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He shakes the dust against the ungrateful race, And leaves the stench of ordures in the place. Oft has he flatter'd and blasphem'd the fame; For in his rage he spares
he spares no Sovereign's name : The hero and the tyrant change their style By the fame measure that they frown or smile. When well receiv’d by hospitable foes, 2461 The kindness he returns, is to expose: For courtesies, though undeserv'd and great, No gratitude in felon-minds beget; As tribute to his wit, the churl receives the treat.
2465 His praise of foes is venomously nice; So touch'd, it turns a virtue to a vice: " A Greek, and bountiful, forewarns us
twice.” Seven facraments he wisely does disown, Because he knows Confession stands for one ; Where fins to facred silence are convey'd, 2471 And not for fear, or love, to be betray'd : But he, uncallid, his patron to controul, Divulg’d the secret whispers of his soul; Stood forth the accusing Satan of his crimes, And offer'd to the Moloch of the times. 2476 Prompt to affail, and careless of defence, Invulnerable in his impudence, He dares the world ; and eager
a name, He thrusts about, and justles into fame,
Frontless, and satire-proof, he fсowers the streets,
Such was, and is the Captain of the Test,
proud; Gave time to fix their friends, and to feduce the crowd.
2495 They long their fellow-subjects to inthral, Their patron's promife into question call, And vainly think he meant to make them
lords of all. False fears their leaders fail'd not to suggest, As if the Doves were to be difpoffefs’d'; Nor sighs, nor groans, nor gogling eyes did
want; For now the Pigeons too had learn'd to cant. The houfe of prayer is ftock'd with large in
creafe ; Nor doors, nor windows can contain the press :
For birds of every feather fill the abode;
request : They thought it great their Sovereign to con
troul, And nam'd their pride, nobility of foul. 2514
'Tis true, the Pigeons, and their prince elect, Were Thort of power, their But with their quills did all the hurt they could, And cuff’d the tender Chickens from their food: And much the Buzzard in their cause did stir, Though naming not the patron, to infer, 2520 With all respect, he was a gross idolater.
Ver. 2519. And much the Buzzard in their cause did fir,
Though naming not the patron, &c.] On the fifth of November, 1684, Burnet preached a sermon in the Rolls chapel against Popery, in which he dropped some oblique reflections on the king. On this account it was ordered he should preach in that place no more, and he foon after found it neceffary to withdraw to Holland. The king demanded him of the states as a traitor, but they refuted to acquiesce. It is said 30001. was ordered to be paid by the treasury to any person that could contrive to deliver him into the king's hands.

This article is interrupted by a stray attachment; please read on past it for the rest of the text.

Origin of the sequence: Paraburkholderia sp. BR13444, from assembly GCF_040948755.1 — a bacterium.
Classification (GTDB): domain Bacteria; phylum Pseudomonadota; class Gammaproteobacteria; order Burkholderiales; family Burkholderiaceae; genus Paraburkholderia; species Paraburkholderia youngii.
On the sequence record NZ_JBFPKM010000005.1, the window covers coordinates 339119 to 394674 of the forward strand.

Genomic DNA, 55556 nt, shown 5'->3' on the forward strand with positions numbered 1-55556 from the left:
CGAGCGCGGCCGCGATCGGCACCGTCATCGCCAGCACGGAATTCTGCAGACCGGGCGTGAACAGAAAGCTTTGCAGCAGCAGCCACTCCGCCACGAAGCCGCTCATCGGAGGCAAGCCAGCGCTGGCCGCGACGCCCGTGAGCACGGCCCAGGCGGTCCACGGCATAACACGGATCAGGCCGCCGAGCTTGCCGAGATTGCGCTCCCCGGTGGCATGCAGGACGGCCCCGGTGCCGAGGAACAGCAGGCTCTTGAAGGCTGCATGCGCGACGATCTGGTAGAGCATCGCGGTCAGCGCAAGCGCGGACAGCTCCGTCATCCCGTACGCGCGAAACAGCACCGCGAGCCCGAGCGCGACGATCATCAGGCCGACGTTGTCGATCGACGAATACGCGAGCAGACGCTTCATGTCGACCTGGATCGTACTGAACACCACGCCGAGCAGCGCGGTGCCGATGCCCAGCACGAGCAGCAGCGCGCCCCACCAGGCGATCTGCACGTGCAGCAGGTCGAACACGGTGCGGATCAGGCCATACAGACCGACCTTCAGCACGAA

But when the imperial owner did espy, That thus they turn’d his grace to villany, Not suffering wrath to discompose his mind, He strove a temper for the extremes to find. So to be just, as he might still be kind ; Then, all maturely weigh’d, pronounc'd a doom Of sacred strength for every age to come. By this the Doves their wealth and state possess, No rights infring’d, but licence to opprefs: 2530 Such power have they as factious lawyers long To crowns, ascrib’d, that Kings can do no
wrong. But since his own domestic birds have try'd The dire effects of their destructive pride, 2534 He deems that proof a measure to the rest, Concluding well within his kingly breaft, His fowls of nature too unjustly were opprest. He therefore makes all birds of
feet Free of his farm, with promise to respect Their several kinds alike, and equally protect. His gracious edict the same franchise yields 2541 To all the wild increase of woods and fields, And who in rocks aloof, and who in steeples
builds : To Crows the like impartial grace affords, And Choughs and Daws, and such republic
Ver. 2537. His fowls of nature &c.] His fowl &c. Original edition,
Secur’d with ample privilege to feed,
Here ends the reign of this pretended
All prophecies accomplish'd from above,
of peace.) 'Tis said, the Doves repented, though too late, Become the smiths of their own foolish fate: Nor did their owner haften their ill hour; But, funk in credit, they decreas'd in
power: Like snows in warmth that mildly pass away, Diffolving in the filence of decay.
TODD, Ver. 2559. The small beginnings had a large increase,] exiguis profecta initiis eò creverit. Livy.